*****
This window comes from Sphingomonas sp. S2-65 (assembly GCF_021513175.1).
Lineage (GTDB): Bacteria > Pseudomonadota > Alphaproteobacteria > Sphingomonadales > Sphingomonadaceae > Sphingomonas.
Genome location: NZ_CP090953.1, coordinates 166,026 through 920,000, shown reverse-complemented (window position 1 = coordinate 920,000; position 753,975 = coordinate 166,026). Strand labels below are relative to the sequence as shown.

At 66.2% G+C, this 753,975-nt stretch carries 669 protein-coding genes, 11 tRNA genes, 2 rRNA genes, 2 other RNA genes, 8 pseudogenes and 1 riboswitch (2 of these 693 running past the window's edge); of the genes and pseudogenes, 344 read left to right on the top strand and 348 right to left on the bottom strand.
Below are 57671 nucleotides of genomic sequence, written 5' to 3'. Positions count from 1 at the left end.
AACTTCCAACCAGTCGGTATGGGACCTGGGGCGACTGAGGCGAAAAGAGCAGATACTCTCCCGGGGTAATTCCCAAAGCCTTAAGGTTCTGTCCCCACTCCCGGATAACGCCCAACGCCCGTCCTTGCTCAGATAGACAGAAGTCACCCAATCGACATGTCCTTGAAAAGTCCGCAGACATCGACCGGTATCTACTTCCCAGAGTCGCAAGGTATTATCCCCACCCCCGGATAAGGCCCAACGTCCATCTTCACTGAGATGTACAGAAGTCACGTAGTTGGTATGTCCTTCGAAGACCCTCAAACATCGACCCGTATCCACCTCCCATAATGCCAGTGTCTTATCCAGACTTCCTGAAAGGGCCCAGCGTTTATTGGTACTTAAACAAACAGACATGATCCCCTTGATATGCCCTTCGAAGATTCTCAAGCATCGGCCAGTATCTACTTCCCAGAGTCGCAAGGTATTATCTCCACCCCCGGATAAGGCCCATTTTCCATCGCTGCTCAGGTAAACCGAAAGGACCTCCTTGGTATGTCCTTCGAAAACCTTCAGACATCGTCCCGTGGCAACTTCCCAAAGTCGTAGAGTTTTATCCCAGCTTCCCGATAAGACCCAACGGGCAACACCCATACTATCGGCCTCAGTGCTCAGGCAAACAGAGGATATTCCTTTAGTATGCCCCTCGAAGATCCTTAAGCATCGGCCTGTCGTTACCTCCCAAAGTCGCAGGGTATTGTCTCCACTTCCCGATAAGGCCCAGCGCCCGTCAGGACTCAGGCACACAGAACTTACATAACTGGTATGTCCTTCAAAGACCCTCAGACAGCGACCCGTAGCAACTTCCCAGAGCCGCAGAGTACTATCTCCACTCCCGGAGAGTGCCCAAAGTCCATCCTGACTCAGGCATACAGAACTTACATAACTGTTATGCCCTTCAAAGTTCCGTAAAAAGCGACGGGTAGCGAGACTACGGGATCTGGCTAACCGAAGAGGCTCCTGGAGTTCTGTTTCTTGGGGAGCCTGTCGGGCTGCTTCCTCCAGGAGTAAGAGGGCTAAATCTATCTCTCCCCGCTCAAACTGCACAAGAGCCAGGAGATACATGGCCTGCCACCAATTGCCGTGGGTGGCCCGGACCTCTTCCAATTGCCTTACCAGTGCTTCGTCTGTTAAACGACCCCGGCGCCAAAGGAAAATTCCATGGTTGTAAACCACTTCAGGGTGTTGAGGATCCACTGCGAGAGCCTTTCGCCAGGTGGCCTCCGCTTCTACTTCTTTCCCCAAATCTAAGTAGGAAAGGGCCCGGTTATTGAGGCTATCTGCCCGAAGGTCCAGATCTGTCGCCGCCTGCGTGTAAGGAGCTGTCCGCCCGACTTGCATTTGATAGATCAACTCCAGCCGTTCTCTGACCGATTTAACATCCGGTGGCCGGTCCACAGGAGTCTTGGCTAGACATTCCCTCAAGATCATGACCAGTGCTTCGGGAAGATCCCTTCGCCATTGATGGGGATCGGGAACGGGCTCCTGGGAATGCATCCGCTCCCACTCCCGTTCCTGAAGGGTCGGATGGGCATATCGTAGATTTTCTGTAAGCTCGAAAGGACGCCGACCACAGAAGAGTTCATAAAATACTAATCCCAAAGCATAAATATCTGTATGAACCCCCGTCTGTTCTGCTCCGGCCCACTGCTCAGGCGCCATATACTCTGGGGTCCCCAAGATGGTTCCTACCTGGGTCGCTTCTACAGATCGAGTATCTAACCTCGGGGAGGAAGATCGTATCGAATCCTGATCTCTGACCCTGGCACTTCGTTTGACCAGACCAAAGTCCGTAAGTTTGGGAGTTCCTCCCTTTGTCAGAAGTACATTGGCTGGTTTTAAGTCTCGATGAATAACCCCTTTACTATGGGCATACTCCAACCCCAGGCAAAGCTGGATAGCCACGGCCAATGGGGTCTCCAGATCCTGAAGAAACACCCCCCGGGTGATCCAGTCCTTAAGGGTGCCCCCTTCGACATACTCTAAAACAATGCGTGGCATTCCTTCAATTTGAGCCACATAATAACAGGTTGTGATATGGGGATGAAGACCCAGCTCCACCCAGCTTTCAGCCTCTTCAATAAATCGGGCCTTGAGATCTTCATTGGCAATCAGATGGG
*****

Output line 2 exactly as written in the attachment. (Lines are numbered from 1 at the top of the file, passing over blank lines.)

Lineage (GTDB): Bacteria > Pseudomonadota > Alphaproteobacteria > Sphingomonadales > Sphingomonadaceae > Sphingomonas.